The following op-ed by College of Charleston President Glenn McConnell ’69 was published by The Post and Courier on March 22, 2016.

Recently, the South Carolina House of Representatives passed a bill that would require the state’s public colleges and universities to make publicly available violations of the institution’s student code of conduct committed by fraternity and sorority chapters. The idea behind this legislation is that it would provide students and their families with important information when deciding whether to join a particular fraternity or sorority.

I applaud the S.C. House for moving quickly and decisively in support of our students’ safety, especially those who participate in the Greek system, and I anticipate that the S.C. Senate will soon follow suit. However, whether this bill becomes a law or not is beside the point; it is incumbent upon us, as university leaders, to be transparent and further educate our students on our programs, both inside and outside of the classroom.

With that in mind, the College of Charleston is going to go even further to enhance campus safety and student accountability by holding all student organizations accountable to these pending requirements. Our student affairs division, led by Alicia Caudill, has rightfully advocated for the College to include all student organizations in our reporting of code-of-conduct violations beginning fall 2016. And I wholeheartedly agree with her reasoning: it’s not because we have to, but because we should. At the College, we expect all of our student organizations to carry themselves in a dignified and responsible manner, and all student organizations should be treated equally.

I can see why some people may have an unfavorable view of the Greek system if all they hear and read are negative stories that command the state and national spotlight. But I know the potential of the fraternity and sorority experience, because I am a product of it.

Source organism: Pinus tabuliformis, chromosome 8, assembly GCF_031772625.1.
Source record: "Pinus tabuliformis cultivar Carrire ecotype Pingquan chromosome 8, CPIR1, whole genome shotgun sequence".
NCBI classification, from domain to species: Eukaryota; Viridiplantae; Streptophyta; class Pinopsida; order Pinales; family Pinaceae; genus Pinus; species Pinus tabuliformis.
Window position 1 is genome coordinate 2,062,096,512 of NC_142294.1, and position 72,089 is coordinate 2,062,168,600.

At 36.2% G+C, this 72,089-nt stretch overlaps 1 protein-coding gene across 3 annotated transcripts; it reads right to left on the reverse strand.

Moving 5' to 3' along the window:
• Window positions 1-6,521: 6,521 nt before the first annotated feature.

As a former president of my fraternity, Pi Kappa Phi, at the College of Charleston, I saw firsthand the transformative power of brotherhood. My fraternity experience was a testing ground for leadership and a preview of how the real world works. As a fraternity president, I had to master the art of compromise. I had to deal with strong personalities. And I had to learn to always keep an open mind. Later, during my career as a state senator and lieutenant governor, those lessons served me well in building consensus and passing legislation.

Now, as a university president, I have a front-row seat in seeing all the positive contributions the Greek system has on our community through their service, philanthropy and friendship — founding principles of each and every one of these organizations. Rarely does that work or do those traits, however, command national media attention.

I would like the College of Charleston to be a model for how fraternity and sorority life can strengthen the collegiate community. I must admit, we at the College don’t have all the answers, and I know it will always be a work-in-progress, but I believe it’s worth the effort to support these students and drive home our institution’s shared values of integrity, diversity, self-control, ambition and courtesy.

Like a parent, we must be nurturing, stern and fair. However, we must also treat students like the adults they are. We must set the bar high for expectations and low for inappropriate behavior. And if they conduct themselves in a manner that reflects poorly on their university and its values, we must provide teachable moments and tough sanctions.

I also encourage alumni of the Greek system to re-engage with their local chapters, share their experiences and serve as mentors. Brotherhood and sisterhood are not supposed to have a four-year shelf life — quite the opposite: It’s a lifelong commitment to those who went before and those who come after.

The Greek system isn’t perfect and this legislation won’t suddenly fix some of its members’ behavior. However, our state leaders are right not to give up on them. Because with these young men and women, as we find with all of our students, their safety and their potential are causes worth championing.